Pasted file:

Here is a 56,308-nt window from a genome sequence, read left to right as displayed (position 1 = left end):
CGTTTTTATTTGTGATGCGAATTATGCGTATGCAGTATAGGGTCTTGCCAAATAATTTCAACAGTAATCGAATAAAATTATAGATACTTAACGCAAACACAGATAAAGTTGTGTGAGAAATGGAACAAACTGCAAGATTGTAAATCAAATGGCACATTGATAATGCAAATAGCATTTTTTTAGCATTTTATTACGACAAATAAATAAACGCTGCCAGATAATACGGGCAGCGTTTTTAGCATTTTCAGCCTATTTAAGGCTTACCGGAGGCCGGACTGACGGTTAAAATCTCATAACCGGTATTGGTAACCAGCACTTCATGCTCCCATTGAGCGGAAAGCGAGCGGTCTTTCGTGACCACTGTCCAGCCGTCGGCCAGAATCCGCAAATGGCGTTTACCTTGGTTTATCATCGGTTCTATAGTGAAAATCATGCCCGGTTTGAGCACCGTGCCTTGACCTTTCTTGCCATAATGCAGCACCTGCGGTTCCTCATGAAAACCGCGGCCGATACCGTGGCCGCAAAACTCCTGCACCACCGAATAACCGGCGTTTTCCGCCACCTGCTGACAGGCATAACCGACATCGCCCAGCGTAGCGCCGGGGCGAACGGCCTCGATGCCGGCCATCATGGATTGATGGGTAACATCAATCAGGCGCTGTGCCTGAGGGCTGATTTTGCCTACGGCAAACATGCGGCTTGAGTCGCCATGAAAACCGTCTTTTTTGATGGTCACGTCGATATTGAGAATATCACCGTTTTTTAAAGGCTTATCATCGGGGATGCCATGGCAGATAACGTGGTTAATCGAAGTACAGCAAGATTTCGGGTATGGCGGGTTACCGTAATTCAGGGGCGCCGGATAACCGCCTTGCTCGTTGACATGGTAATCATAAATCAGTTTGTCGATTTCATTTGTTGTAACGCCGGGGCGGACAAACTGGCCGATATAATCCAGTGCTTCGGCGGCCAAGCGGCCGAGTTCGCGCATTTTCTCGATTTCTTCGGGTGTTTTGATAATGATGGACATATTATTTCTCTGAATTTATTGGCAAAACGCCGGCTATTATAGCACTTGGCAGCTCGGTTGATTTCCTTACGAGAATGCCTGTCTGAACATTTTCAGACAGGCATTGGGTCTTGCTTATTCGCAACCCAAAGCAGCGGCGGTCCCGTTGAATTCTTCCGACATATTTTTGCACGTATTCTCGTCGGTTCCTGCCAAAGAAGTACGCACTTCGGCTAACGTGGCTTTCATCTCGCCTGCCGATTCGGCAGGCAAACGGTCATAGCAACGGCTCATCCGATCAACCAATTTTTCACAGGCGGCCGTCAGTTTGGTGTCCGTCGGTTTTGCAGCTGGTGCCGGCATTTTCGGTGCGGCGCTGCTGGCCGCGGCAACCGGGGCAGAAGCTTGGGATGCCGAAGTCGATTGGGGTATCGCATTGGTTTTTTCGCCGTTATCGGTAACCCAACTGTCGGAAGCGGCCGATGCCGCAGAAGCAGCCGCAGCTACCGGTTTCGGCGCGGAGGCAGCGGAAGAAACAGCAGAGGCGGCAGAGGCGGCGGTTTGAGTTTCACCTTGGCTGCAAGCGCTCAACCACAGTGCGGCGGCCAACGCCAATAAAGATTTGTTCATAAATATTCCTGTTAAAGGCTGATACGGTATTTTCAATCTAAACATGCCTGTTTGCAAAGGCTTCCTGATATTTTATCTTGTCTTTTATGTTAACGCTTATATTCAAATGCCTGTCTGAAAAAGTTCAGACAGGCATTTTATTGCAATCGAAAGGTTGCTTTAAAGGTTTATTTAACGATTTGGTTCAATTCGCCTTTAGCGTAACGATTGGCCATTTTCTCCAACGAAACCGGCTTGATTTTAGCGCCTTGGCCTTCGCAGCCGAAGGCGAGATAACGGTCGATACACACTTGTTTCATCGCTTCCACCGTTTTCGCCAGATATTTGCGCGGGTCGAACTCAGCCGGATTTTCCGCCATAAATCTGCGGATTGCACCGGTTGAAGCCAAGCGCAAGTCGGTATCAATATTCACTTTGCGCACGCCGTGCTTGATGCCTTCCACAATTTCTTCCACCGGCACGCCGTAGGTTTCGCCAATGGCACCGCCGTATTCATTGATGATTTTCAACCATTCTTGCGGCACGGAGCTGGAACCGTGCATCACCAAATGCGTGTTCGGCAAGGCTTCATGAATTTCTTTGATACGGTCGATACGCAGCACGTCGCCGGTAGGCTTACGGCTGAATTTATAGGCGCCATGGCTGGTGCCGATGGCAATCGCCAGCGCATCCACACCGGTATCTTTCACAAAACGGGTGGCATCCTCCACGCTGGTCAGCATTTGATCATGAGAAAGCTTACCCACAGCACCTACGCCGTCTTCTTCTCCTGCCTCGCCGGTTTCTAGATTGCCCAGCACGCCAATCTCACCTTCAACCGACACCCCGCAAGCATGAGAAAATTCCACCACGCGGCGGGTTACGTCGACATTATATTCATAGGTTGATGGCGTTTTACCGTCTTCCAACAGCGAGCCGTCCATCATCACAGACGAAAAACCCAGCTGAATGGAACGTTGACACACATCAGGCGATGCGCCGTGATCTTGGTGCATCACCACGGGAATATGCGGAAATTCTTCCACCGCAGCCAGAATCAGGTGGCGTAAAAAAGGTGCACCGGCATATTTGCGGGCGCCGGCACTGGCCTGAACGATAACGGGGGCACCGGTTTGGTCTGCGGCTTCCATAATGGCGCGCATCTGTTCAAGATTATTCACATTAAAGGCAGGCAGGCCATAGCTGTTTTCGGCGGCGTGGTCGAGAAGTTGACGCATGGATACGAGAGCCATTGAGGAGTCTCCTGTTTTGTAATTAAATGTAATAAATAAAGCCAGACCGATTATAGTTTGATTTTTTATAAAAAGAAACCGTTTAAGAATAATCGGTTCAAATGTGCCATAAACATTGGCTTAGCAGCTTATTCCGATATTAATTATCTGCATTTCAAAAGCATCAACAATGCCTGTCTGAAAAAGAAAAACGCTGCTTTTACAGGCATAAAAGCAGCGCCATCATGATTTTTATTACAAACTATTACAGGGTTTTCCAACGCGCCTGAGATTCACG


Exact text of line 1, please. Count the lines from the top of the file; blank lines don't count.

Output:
Here is a 56,308-nt window from a genome sequence, read left to right as displayed (position 1 = left end):